45 E. Central Street (the former St. Patrick Parish Property)'s redevelopment moves a step forward with the approval of Articles 1 & 2 at the October 28th Natick Town Meeting
On Wednesday, October 28, 2020, Natick Town Meeting Members overwhelmingly approved Articles 1 and 2 during their Fall 2020 Town Meeting.
Article 1 rezones the front parcel of 45 East Central Street from RG (Residential General) to DM (Downtown Mixed Use). Article 2 authorizes the Select Board to petition the State legislature for a “site specific” liquor license at 45 East Central Street. Both Articles represent a major first step towards the redevelopment of the former St. Patrick Parish properties.
Stonegate Group would like to thank the Select Board for their sponsorship of both Articles, as well the Natick Planning Board, Finance Committee, Economic Development Committee, Natick Center Cultural District and Town Meeting Members for their support to help move this project forward.
We would also like to extend a special thanks to the Natick Community and Economic Development Department for their guidance and assistance.
Lastly, we would like to express our appreciation to our neighbors for their input and backing up to this point in the development process.
Photo credit: MetroWest Daily News
Article by Henry Schwan for the MetroWest Daily News (October 28, 2020)
NATICK — A proposed mixed-use development at the site of the former St. Patrick’s School is potentially closer to becoming reality after Town Meeting overwhelmingly approved two measures Tuesday night.
A 122-11 vote — with two abstentions — supported a zoning change, sponsored by the Select Board, that extends the downtown mixed-use district to include 45 East Central St., the site of the former St. Patrick’s School.
Developer Stonegate Group plans to tear down the former school and replace it with a building that includes commercial space on the ground floor and residential apartments on the upper floors. The property was zoned residential before Tuesday’s night’s vote.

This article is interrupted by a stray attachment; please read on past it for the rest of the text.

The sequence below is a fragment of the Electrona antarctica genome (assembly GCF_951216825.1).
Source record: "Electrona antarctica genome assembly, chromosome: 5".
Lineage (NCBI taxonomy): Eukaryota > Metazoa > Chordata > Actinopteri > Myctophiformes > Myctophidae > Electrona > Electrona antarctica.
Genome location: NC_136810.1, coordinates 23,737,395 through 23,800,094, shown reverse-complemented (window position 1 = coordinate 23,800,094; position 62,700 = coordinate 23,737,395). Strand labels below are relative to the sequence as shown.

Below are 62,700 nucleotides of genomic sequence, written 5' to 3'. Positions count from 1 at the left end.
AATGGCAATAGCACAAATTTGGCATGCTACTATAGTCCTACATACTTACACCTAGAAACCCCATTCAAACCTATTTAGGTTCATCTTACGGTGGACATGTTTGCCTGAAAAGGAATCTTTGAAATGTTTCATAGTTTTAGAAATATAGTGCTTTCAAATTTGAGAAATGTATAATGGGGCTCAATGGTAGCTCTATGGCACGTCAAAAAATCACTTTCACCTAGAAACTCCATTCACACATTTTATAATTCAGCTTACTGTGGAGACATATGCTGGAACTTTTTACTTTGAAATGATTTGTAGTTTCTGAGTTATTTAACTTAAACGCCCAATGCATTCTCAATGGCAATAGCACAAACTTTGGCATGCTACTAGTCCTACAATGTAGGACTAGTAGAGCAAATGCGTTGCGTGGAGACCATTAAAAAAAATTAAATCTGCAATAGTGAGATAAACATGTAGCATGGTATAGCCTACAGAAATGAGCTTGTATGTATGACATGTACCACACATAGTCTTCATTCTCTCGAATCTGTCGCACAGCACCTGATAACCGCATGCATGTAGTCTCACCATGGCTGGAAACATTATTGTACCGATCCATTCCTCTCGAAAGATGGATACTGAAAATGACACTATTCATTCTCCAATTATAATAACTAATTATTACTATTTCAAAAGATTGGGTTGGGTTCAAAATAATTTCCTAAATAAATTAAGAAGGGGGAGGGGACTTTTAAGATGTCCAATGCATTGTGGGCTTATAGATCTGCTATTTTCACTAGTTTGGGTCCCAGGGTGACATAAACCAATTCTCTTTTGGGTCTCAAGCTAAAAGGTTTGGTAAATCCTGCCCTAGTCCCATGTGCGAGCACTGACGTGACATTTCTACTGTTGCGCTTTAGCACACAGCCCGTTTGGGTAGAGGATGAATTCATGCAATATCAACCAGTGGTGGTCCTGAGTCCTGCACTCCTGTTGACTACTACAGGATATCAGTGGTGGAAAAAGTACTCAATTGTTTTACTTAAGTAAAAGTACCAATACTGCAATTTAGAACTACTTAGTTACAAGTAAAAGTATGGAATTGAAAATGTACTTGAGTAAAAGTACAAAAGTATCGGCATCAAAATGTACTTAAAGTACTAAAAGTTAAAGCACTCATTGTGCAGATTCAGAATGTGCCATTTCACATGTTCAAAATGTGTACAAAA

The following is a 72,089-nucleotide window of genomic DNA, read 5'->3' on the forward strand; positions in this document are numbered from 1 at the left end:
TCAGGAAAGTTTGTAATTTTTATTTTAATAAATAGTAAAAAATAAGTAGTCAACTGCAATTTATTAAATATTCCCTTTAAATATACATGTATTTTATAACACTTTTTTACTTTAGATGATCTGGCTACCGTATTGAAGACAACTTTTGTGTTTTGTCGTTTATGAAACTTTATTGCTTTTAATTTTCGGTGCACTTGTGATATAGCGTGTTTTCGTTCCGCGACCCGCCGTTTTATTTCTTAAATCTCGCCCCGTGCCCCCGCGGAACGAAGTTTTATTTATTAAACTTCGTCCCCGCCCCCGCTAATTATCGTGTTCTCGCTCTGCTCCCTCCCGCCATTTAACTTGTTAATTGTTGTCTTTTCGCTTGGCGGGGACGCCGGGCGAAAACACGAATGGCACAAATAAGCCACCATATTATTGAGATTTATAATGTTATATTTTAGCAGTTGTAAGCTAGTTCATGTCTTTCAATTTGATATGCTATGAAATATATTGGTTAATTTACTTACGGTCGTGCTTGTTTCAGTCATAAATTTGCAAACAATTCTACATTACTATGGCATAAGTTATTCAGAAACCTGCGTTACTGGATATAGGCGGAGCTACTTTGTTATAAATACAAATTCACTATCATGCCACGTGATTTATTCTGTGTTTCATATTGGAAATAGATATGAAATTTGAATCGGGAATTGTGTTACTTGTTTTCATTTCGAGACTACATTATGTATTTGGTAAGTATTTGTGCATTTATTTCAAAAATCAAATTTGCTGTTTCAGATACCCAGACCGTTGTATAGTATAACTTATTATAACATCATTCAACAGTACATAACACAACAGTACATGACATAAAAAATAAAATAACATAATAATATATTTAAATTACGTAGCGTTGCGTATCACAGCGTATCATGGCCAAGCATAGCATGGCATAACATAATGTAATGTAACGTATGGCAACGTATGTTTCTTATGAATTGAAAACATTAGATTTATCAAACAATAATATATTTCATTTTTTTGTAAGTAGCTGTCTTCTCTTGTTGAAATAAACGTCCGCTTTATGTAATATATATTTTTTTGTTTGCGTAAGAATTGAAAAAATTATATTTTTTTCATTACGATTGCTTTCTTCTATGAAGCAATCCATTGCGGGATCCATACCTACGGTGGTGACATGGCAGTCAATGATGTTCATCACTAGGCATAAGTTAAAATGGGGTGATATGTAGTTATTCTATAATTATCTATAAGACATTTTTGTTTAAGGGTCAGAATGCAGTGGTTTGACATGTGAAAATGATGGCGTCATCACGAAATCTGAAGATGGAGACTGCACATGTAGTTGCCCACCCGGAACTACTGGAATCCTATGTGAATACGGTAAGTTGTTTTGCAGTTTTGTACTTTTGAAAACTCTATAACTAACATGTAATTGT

The second vote, 129-5, approved a home rule petition — sponsored by the Select Board — that grants a liquor license to 45 East Central St. State lawmakers must ultimately sign off on the petition. Stonegate Group said it needed the license to entice a restaurant to lease space on the ground floor of its planned building.
The liquor license request was included in a development agreement the board signed with Stonegate Group back in February.
Julian Munnich, a Town Meeting member who sits on the Planning Board, criticized the article that called for the zoning change. Munnich referenced the development agreement the board signed with Stonegate Group, questioning whether there was sufficient public comment before it was reached.
Munnich favors an alternative zoning change for 45 East Central St. that is expected to be presented at Thursday’s virtual Town Meeting. It is sponsored by Munnich, and calls for the creation of the East Central Overlay District.
“We have ways of doing this more public, more open, to protect other people’s interest,” Munnich said.
Town officials and some neighbors said all discussions about a zoning change were held in public. Neighborhood meetings with town officials and the developer were also held.
“This has been a long and collaborative process with many stakeholders, including the abutters (that live near the proposed development),” said Select Board Chairman Jonathan Freedman.
The development includes a total of 54 residential units — 46 in the main building that replaces the St. Patrick’s School, plus eight in four two-family townhouses on properties behind the main building. There will also be an underground parking garage.
Twenty-five percent of the total units (14) will be classified as affordable housing — 11 for those who earn 80% of the area median income, which is the middle number of all incomes for a given area. Three are reserved for those that earn 30% to 50% of the AMI.
All 54 units would count toward the town’s affordable housing stock, because they are rentals.
Stonegate bought the former school, and three lots — 4 and 6 Lincoln St. and 5 Wilson St. — in 2015 for
$3.4 million from the Archdiocese of Boston. All four parcels total 1.8 acres, and will encompass the project.